The Arcadian Thames landscape has long attracted visitors with its offer of grand historic houses, picturesque gardens and sporting leisure. London Transport posters, created by leading artists of their day celebrated this rural respite within easy reach of the metropolis.
This exhibition at the Riverside Gallery in Richmond brings together a selection of historical posters from the London Transport Museum depicting famous local landmarks and views - from the distinctive pagoda at Kew Gardens to the vista from Richmond Hill.
The introduction of overground and underground trains and expansion of lines later in the 19th century made areas such as Richmond more accessible. Transport posters were essential in marketing these destinations. The modern graphic poster came into use from the 1890s, revolutionising publicity, advertising - and during periods of war - propaganda.
Most of the posters in this exhibition date from the 1920s and 1930s. This period is considered the golden age when artists reached a peak of bold, clear and stylish design. By the time London Transport was formed in 1933, the company was considered the leading patron of contemporary visuals arts. Alongside more traditional representational poster designs, many artists introduced aspects of modernism - from Cubism, Futurism, Vorticism to abstraction. The commercial appropriation of these styles helped introduce modern art to a wide audience.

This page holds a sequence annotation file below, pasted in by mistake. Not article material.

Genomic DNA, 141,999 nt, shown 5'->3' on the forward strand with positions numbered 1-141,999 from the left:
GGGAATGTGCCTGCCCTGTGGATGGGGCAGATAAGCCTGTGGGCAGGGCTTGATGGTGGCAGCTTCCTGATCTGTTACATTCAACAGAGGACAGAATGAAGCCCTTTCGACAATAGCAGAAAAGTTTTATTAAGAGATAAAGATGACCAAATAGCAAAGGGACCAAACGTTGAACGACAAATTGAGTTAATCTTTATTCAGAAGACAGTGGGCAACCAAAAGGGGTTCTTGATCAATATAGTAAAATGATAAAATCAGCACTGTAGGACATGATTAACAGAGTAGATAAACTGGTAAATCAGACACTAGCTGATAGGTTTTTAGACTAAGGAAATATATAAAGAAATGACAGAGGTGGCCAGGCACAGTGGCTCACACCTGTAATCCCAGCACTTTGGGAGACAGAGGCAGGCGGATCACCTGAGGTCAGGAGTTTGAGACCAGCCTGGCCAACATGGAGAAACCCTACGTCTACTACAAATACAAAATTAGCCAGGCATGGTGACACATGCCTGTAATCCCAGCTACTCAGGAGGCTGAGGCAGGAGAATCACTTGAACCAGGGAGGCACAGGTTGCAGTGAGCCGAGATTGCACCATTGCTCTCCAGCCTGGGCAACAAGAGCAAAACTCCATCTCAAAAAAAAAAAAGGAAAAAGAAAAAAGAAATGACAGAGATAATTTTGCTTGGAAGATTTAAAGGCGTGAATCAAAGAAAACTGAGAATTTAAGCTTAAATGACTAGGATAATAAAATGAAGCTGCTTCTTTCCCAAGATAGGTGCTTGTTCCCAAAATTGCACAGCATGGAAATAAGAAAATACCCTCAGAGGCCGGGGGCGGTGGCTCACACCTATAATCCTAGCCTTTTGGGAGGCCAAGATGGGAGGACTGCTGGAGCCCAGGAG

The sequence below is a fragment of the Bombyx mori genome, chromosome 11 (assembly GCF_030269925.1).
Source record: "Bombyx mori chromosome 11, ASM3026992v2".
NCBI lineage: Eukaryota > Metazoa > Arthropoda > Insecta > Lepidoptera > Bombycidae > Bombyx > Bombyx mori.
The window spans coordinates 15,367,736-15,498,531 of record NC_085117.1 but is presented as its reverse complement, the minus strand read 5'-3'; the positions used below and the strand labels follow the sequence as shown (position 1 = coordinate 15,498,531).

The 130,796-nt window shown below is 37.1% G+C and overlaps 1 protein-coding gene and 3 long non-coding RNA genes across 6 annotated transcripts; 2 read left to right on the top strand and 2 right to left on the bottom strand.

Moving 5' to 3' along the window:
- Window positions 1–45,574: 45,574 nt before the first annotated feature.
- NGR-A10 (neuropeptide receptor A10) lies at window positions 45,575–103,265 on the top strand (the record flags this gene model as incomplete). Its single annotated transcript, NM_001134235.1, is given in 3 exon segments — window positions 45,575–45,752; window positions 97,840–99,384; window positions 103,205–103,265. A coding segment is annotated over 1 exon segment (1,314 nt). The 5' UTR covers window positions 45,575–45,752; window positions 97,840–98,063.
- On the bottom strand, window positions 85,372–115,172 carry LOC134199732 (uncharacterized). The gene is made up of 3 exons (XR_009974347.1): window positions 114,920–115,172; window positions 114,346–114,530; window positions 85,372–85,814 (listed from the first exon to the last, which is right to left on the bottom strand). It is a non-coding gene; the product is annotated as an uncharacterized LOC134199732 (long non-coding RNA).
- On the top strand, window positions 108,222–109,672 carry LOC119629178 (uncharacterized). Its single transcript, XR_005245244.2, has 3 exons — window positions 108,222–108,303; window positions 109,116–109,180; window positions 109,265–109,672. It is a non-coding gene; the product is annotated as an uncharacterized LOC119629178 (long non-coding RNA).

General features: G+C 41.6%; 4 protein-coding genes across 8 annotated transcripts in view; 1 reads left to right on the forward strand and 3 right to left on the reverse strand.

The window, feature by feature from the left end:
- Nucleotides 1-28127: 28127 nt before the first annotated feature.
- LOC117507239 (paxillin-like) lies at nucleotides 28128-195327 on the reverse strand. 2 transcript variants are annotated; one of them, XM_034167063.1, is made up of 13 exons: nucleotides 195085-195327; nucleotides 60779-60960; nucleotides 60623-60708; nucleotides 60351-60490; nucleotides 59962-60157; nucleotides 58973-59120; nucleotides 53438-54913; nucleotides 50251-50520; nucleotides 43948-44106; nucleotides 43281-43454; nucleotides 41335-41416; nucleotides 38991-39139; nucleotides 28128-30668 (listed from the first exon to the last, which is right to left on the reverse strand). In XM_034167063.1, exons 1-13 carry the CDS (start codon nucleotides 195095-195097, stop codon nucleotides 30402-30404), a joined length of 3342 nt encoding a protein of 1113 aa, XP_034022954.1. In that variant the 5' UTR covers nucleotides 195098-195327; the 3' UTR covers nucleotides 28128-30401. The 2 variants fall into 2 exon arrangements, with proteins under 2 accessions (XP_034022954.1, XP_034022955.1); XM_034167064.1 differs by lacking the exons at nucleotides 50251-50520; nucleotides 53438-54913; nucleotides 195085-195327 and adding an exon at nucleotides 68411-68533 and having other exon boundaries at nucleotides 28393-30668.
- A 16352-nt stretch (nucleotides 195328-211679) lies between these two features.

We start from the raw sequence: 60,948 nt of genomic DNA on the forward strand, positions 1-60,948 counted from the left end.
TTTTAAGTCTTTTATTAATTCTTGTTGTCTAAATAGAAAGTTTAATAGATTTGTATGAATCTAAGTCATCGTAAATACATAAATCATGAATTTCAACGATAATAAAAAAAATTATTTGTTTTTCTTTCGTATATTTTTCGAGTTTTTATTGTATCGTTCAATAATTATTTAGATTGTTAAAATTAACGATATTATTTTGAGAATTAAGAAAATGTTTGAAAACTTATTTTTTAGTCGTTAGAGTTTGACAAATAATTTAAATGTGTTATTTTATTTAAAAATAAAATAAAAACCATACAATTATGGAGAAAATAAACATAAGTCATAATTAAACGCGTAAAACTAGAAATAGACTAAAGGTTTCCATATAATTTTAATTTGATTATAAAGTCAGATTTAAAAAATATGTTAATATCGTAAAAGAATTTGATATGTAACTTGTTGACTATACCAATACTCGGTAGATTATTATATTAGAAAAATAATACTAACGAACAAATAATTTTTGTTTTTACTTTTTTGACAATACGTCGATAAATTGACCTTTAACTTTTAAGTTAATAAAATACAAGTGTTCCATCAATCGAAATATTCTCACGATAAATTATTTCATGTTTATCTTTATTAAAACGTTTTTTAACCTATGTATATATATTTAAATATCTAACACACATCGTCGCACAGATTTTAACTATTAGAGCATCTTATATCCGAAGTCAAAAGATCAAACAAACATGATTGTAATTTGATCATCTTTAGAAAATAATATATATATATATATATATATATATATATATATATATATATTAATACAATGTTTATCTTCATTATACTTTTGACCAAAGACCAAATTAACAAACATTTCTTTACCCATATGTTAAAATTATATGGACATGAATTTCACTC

The posters, and an array of reproductions, have provided inspiration for a new generation of artists and graphic designers. Working with artist educator Rachel Craddock, Year 9 pupils from Grey Court School in Ham, as well as pupils from Kingston and Hounslow Schools, have created contemporary posters celebrating the locality. The project has been sponsored by the Thames Landscape Strategy.
Jason Debney, Co-ordinator of the Thames Landscape Strategy, said:
“The Arcadian Thames is one of the most special landscapes in the country and is brought vividly to life through the London Transport posters. The exhibition includes some quite magical images of Hampton Court, Kew Gardens, Kingston, Twickenham and Richmond and is timed to encourage as many people as possible to get out and enjoy the river this spring.”
Updated: 26 April 2017